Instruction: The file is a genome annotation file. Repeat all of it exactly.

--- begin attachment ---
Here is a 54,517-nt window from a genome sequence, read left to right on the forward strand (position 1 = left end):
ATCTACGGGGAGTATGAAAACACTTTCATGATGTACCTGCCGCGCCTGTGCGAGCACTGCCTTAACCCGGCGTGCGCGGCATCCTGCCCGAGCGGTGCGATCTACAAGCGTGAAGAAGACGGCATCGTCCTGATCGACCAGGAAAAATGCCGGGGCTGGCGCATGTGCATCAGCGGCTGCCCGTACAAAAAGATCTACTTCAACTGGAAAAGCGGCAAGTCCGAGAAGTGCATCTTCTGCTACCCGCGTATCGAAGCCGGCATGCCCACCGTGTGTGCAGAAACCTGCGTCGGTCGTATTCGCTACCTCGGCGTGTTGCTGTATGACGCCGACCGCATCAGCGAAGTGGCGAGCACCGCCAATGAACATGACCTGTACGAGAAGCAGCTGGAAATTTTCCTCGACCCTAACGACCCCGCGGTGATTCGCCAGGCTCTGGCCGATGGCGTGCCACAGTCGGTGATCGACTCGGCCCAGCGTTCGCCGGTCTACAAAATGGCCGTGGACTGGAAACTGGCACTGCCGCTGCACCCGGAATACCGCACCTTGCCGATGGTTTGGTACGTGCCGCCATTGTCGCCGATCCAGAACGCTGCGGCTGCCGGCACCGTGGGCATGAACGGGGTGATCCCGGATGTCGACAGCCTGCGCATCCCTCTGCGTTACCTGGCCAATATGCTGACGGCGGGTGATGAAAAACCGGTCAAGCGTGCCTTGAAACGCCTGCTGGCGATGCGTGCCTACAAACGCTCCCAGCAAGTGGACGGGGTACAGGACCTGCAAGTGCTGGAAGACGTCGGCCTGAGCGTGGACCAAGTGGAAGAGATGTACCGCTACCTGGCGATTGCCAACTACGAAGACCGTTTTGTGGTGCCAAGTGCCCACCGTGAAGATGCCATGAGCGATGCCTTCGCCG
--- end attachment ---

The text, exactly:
Here is a 54,517-nt window from a genome sequence, read left to right on the forward strand (position 1 = left end):
ATCTACGGGGAGTATGAAAACACTTTCATGATGTACCTGCCGCGCCTGTGCGAGCACTGCCTTAACCCGGCGTGCGCGGCATCCTGCCCGAGCGGTGCGATCTACAAGCGTGAAGAAGACGGCATCGTCCTGATCGACCAGGAAAAATGCCGGGGCTGGCGCATGTGCATCAGCGGCTGCCCGTACAAAAAGATCTACTTCAACTGGAAAAGCGGCAAGTCCGAGAAGTGCATCTTCTGCTACCCGCGTATCGAAGCCGGCATGCCCACCGTGTGTGCAGAAACCTGCGTCGGTCGTATTCGCTACCTCGGCGTGTTGCTGTATGACGCCGACCGCATCAGCGAAGTGGCGAGCACCGCCAATGAACATGACCTGTACGAGAAGCAGCTGGAAATTTTCCTCGACCCTAACGACCCCGCGGTGATTCGCCAGGCTCTGGCCGATGGCGTGCCACAGTCGGTGATCGACTCGGCCCAGCGTTCGCCGGTCTACAAAATGGCCGTGGACTGGAAACTGGCACTGCCGCTGCACCCGGAATACCGCACCTTGCCGATGGTTTGGTACGTGCCGCCATTGTCGCCGATCCAGAACGCTGCGGCTGCCGGCACCGTGGGCATGAACGGGGTGATCCCGGATGTCGACAGCCTGCGCATCCCTCTGCGTTACCTGGCCAATATGCTGACGGCGGGTGATGAAAAACCGGTCAAGCGTGCCTTGAAACGCCTGCTGGCGATGCGTGCCTACAAACGCTCCCAGCAAGTGGACGGGGTACAGGACCTGCAAGTGCTGGAAGACGTCGGCCTGAGCGTGGACCAAGTGGAAGAGATGTACCGCTACCTGGCGATTGCCAACTACGAAGACCGTTTTGTGGTGCCAAGTGCCCACCGTGAAGATGCCATGAGCGATGCCTTCGCCG